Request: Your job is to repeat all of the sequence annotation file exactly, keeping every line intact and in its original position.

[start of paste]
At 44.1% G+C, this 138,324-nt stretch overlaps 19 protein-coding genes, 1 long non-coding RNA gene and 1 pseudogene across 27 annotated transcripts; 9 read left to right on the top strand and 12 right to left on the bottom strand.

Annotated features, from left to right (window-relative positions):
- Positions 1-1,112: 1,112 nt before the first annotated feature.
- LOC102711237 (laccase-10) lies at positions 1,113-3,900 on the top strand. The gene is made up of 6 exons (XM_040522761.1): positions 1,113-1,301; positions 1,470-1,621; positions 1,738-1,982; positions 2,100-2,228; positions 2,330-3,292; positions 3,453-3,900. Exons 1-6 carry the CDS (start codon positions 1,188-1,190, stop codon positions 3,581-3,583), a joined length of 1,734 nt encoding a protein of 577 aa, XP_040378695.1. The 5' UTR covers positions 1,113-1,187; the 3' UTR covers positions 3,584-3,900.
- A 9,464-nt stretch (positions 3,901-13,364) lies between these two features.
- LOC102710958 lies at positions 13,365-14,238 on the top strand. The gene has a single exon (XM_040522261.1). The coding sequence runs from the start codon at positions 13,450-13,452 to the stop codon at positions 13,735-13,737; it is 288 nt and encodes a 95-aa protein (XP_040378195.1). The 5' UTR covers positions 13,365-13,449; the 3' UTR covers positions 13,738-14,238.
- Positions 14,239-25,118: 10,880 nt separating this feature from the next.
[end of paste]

At 44.1% G+C, this 138,324-nt stretch overlaps 19 protein-coding genes, 1 long non-coding RNA gene and 1 pseudogene across 27 annotated transcripts; 9 read left to right on the top strand and 12 right to left on the bottom strand.

Annotated features, from left to right (window-relative positions):
- Positions 1-1,112: 1,112 nt before the first annotated feature.
- LOC102711237 (laccase-10) lies at positions 1,113-3,900 on the top strand. The gene is made up of 6 exons (XM_040522761.1): positions 1,113-1,301; positions 1,470-1,621; positions 1,738-1,982; positions 2,100-2,228; positions 2,330-3,292; positions 3,453-3,900. Exons 1-6 carry the CDS (start codon positions 1,188-1,190, stop codon positions 3,581-3,583), a joined length of 1,734 nt encoding a protein of 577 aa, XP_040378695.1. The 5' UTR covers positions 1,113-1,187; the 3' UTR covers positions 3,584-3,900.
- A 9,464-nt stretch (positions 3,901-13,364) lies between these two features.
- LOC102710958 lies at positions 13,365-14,238 on the top strand. The gene has a single exon (XM_040522261.1). The coding sequence runs from the start codon at positions 13,450-13,452 to the stop codon at positions 13,735-13,737; it is 288 nt and encodes a 95-aa protein (XP_040378195.1). The 5' UTR covers positions 13,365-13,449; the 3' UTR covers positions 13,738-14,238.
- Positions 14,239-25,118: 10,880 nt separating this feature from the next.